How An Addiction Develops
In the development of an addiction, there is a genetic predisposition that makes it more likely that a person ends up being addicted because their brain reacts differently to drugs. However, this is not the only factor that causes the evolution of an addiction.
The first contact with drugs or alcohol
Many people start consuming marijuana or alcohol with their friends because, especially alcohol, is part of meetings and is widely considered an important part of socialization.
That is, there is easy access to certain types of substances that can cause addiction and the consumption of some of them is encouraged.
In other cases, addiction begins with the medical prescription of certain medications to relieve symptoms such as anxiety or depression.
On the other hand, it is frequent in addicts the existence of some emotional problem, such as anxiety (including social anxiety), depression, family problems, etc. After the initial contact with alcohol or drugs, this person discovers that these substances relieve him of his discomfort, the emotional pain disappears, he becomes more sociable and feels better. This effect is not the same in all people, since genes determine how our brain will react to them.
Many addicts have been victims of abuse or other types of traumas, especially in the case of addicted women and the use of substances produces a relief of symptoms and an escape route.
In this way, what can begin as a recreational use among friends, becomes a kind of self-treatment for emotional problems.
Little by little, the life of this person begins to focus more and more around the drug he uses: how to find it, consume it, recover from its adverse effects, like the hangover produced by alcohol, and goes back to look for it.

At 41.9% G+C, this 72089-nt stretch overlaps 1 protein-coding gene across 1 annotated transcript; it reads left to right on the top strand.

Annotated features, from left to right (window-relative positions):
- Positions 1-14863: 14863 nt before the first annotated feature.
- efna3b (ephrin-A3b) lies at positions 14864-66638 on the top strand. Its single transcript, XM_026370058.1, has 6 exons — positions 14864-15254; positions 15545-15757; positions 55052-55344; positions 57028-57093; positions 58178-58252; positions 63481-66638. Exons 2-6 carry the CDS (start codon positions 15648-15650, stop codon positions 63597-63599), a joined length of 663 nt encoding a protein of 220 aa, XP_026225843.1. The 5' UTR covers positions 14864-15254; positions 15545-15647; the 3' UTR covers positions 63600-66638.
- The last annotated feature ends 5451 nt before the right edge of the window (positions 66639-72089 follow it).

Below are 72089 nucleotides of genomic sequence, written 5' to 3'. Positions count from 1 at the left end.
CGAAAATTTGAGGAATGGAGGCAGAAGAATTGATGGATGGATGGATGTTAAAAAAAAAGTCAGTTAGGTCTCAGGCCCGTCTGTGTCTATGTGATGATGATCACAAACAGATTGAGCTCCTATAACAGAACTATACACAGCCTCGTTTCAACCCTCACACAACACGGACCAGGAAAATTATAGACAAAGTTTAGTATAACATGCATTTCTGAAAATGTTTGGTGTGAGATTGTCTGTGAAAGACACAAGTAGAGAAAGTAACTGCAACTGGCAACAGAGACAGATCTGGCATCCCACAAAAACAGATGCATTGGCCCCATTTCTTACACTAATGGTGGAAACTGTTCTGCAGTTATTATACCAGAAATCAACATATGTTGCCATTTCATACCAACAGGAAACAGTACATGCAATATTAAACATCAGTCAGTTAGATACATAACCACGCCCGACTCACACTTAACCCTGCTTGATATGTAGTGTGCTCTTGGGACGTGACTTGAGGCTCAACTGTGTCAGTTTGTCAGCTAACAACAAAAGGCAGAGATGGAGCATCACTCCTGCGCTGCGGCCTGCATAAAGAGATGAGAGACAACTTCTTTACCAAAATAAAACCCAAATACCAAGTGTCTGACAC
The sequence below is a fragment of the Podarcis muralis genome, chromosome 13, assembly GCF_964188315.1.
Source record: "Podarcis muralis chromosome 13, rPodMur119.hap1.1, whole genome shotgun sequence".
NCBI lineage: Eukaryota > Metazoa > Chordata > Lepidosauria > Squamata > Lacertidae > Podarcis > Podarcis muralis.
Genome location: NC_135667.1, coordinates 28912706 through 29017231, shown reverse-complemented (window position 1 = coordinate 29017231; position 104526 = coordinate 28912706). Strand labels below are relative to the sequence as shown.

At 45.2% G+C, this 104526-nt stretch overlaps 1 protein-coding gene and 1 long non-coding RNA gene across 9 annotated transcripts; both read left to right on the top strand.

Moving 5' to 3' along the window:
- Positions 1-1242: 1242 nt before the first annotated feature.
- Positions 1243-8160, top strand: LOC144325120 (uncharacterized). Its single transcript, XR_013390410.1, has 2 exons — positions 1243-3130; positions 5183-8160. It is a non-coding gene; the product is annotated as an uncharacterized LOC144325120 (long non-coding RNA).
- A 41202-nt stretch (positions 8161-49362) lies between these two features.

They do not think they can become addicted, but feel they can control it and leave it whenever they want. Or they do not have enough information about the effects of drugs and their dangers or addictive potential. Likewise, they may have the wrong idea of what it is to be an addict, thinking that addicts are people who can not keep a job, have normal relationships, or become violent, etc. As they see that this is not happening to them, they conclude that they are not addicted.
Denial is a typical symptom of addiction. It is an unconscious defense mechanism. The substance they take is used to produce a change in their mood and they fear that without it they will feel totally overwhelmed by anxiety or sadness or will be unable to enjoy their relationships with others or to relate to them.
Thus, they convince themselves that nothing is happening, that it is okay to continue taking it. What happens is that they do not want to leave it, because they feel they need it; they need the effect that it produces on them, the relief of emotional discomfort.
The degree of denial can vary, being more or less serious, but in some cases the denial can be so great that a person can continue saying that he is not addicted despite having lost his job and his family because of his addiction.
In order to maintain the denial that allows them to continue consuming, they blame others or the circumstances for the negative consequences. For example, they blame their partner for the breakup or their boss for being excessively tough and bossy.
The loss of control